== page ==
If all this interest from the West Coast’s most influential doesn’t concern you, it probably should. Washington and Silicon Valley make an immensely powerful, if cantankerous, duo — a troubled relationship that was put on full display last week in the NSA’s leaked PRISM documents. And it doesn’t exactly take the mind of a Googler to question the math going on here. We have a weak economy packed with millions of unemployed workers, and yet high intellect employers argue that they can barely get their hands on enough talent to support their businesses. The highly skilled and highly educated are in short supply; we can’t seem produce them in American schools, so the Valley has started looking elsewhere.
Zuckerberg, in an op-ed for the Washington Post introducing Fwd.us, writes: “The economy of last century was primarily based on natural resources, industrial machines and manual labor. Many of these resources were zero-sum and controlled by companies. If someone had an oil field, then you did not … Today’s economy is different. It is based primarily on knowledge and ideas — resources that are renewable and valuable to everyone.”
Except that doesn’t actually help everyone, or at least, not evenly so. The economy of last century built a thriving middle class on relatively low-skill, low-intellect, well-compensated jobs. The economy of tomorrow, it seems, is being crafted by a fairly small subset of extraordinarily-intelligent people. A Zuckerbergian immigration policy is fantastic for the brilliant foreigner who can now start an American business, or the gifted immigrant who will no longer be deported after she gets her degree. But it does little for those who need most, regardless of where they were born. The struggling family in Montana will still struggle; the single mother in Mexico still won't get in.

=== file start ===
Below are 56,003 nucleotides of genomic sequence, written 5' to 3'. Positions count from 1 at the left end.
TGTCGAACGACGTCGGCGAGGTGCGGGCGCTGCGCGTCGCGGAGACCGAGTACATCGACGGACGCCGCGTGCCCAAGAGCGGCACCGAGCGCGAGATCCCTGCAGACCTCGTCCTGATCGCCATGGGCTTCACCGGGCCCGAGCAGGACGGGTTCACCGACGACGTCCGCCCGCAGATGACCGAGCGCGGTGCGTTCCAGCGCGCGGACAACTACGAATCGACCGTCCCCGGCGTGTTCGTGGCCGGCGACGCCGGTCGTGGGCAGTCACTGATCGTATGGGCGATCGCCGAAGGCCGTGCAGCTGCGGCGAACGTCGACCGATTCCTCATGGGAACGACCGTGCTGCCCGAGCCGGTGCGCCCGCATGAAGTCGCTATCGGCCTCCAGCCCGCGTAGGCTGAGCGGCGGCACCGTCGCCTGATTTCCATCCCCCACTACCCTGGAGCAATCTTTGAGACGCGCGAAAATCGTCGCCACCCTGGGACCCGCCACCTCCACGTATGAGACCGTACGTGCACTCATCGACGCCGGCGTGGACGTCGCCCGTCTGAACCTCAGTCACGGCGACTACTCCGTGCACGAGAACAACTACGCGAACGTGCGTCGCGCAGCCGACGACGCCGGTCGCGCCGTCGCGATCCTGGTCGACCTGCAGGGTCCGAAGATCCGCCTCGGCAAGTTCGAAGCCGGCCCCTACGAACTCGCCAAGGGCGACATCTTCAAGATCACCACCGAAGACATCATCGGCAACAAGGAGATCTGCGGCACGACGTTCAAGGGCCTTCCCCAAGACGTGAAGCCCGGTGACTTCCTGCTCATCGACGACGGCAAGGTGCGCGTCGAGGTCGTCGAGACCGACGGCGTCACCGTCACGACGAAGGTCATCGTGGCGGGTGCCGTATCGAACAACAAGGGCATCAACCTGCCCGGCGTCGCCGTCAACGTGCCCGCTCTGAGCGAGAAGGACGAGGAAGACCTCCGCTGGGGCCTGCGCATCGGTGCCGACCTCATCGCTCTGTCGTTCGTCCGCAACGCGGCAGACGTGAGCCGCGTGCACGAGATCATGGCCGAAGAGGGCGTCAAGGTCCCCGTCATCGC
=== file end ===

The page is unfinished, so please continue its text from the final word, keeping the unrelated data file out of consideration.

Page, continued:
An immigration policy built for the brightest, in the interest of the powerful, fundamentally misses the point of immigration reform.
The most coveted employees are the ones who make products that are technically complex — stuff born inside the expansive brains of Stanford grads, not forged in factories, not manufactured, not made by hand, not understandable by deconstruction.
To its credit, Fwd.us does note the importance of educational reform, with a renewed focus on math, science, and engineering. But for the millions of unemployed Americans watching lobbyists fight for a bigger workforce, the message is pretty clear. Silicon Valley and Washington are plowing ahead — and rightly so — towards an economy that looks different from yesterday’s. And though American manufacturing may be creeping back, it’s unlikely we will ever again see a middle class that looks like the one in which our grandparents thrived. But if tomorrow’s economy will be in the business of producing knowledge, tomorrow’s middle class must be brilliant. And our schools have to be better.
So that we might create an environment of the best and the brightest, from home and abroad — one capable of designing, and assembling, here in the USA.